- The Washington Times - Saturday, December 28, 2002

KABUL, Afghanistan Seated at his desk in the presidential palace, Hamid Karzai occasionally rubs his legs. They still ache from the time he hiked through the mountains of Afghanistan, dodging the Taliban as he tried to gauge how popular he was.

But such aches and pains are nothing, he says, compared with what Afghanistan has gone through in the past year as it struggles to rebuild the wreckage of more than two decades of war.

For the 8,000 U.S. soldiers deployed in Afghanistan, 2002 has been a year of settling into grim daily routine after the heady days of driving out the Taliban. Their main focus remains to hunt down Osama bin Laden and his supporters. But in recent months, the U.S. administration has turned its attention to reconstruction.

More U.S. military and civil engineers are headed here. Their big project will be to rebuild the roads to unite a divided country.

For Mr. Karzai, 45, the compromise leader who took office in December 2001 and in June was elected unanimously to run the country for the next 18 months, much of 2002 has been spent trying to heal ethnic divisions, getting a grip on powerful warlords and their own private armies, and surviving assassination plots.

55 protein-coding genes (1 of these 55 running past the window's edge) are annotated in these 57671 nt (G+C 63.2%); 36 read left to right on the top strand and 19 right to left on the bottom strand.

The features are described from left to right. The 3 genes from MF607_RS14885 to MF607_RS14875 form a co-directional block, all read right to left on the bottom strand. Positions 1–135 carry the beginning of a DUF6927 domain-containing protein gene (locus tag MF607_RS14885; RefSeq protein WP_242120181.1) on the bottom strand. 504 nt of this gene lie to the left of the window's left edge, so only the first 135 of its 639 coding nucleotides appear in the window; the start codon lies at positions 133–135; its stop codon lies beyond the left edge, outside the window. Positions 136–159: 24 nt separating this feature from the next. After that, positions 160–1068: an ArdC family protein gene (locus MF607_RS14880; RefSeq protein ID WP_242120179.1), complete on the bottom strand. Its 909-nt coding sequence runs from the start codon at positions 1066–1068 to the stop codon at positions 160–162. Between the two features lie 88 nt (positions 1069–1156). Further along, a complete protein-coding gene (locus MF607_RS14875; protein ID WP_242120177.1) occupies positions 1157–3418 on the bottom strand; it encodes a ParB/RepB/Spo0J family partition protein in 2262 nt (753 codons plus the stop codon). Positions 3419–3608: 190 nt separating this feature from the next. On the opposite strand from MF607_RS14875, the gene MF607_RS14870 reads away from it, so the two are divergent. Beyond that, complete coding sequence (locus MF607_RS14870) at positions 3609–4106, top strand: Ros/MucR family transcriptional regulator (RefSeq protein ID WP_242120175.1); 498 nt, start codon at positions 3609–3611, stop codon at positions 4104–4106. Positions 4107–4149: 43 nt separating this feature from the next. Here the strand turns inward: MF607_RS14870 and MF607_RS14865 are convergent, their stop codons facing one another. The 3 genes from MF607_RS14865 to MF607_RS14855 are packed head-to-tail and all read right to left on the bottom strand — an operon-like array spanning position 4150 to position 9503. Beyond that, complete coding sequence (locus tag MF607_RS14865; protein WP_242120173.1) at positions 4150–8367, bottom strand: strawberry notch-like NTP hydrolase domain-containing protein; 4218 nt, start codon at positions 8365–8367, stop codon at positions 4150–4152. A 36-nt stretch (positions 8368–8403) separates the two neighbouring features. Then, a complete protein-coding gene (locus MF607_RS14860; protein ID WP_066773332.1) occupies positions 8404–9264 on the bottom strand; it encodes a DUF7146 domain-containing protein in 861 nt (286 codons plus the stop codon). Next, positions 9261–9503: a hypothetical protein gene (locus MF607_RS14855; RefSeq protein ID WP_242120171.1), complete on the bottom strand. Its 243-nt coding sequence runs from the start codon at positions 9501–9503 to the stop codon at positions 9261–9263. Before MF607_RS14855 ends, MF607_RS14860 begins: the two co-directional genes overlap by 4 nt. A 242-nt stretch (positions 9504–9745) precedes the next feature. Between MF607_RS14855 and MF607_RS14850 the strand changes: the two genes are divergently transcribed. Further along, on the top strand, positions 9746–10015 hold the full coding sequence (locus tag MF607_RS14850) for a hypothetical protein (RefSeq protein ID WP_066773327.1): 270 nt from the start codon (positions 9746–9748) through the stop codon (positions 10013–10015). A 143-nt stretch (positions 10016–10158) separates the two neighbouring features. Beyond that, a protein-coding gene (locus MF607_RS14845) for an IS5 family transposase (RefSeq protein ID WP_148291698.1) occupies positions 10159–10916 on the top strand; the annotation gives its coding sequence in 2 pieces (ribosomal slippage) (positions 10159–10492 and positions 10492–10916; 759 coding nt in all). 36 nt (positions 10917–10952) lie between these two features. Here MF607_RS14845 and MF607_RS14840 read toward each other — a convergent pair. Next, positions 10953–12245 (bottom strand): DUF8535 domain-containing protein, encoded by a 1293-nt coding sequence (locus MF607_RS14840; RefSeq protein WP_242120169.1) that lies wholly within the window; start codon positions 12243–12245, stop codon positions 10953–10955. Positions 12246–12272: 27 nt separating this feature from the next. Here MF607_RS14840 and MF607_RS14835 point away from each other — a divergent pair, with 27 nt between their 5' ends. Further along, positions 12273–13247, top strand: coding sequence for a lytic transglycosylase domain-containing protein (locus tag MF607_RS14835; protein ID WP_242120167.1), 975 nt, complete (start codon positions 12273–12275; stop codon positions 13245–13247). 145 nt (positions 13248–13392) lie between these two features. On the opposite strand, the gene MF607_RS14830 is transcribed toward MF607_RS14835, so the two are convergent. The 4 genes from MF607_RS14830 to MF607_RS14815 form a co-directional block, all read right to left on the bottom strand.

But his National Army, which is supposed to be critical to uniting the country has not yet begun to take shape, the police are pitifully undertrained, and international money to rebuild Mr. Karzai's shattered homeland is barely trickling in.

Last month, four Kabul university students were killed during protests to demand food and electricity. Mr. Karzai couldn't sleep that night. Instead, he fasted and called the dead students' families to console them.

"Just the basics is all they wanted," Mr. Karzai said in a recent interview with the Associated Press. The police had the equipment helmets, riot shields, tear gas but not the skill or courage to quell the crowd without opening fire on it, he said.

Kabul has become increasingly insecure this year, with more attacks including a major one on Sept. 5 that killed 30 Afghans.

In February, the aviation minister was assassinated, in July the vice president, and in September Mr. Karzai himself narrowly escaped a gunman who opened fire on his car in Kandahar, the former Taliban stronghold.

U.S. Special Forces guarding Mr. Karzai killed his would-be assassins. No arrests have been made in other attacks.

Still, it annoys Mr. Karzai to read media reports that his control does not stretch beyond the city limits of the capital, Kabul. "It's become a cliche for the Western media," he said. "I've stopped reading them. They don't take a deep look at my country. It's all superficial."

Mr. Karzai says that "if I give an order, it is carried out." Yet he seems to concede that the problem is a weak bureaucracy.

"After 23 years, we don't have any administration, either in Kabul or in the provinces. This is what we have to build, to develop."

But it wasn't all bad news in 2002.

Many women, who in Taliban times were cooped up at home and forced to cover themselves in burkas, returned to work. Children went back to school. The United Nations expected 800,000 war refugees to go home. The real number turned out to be 1.8 million.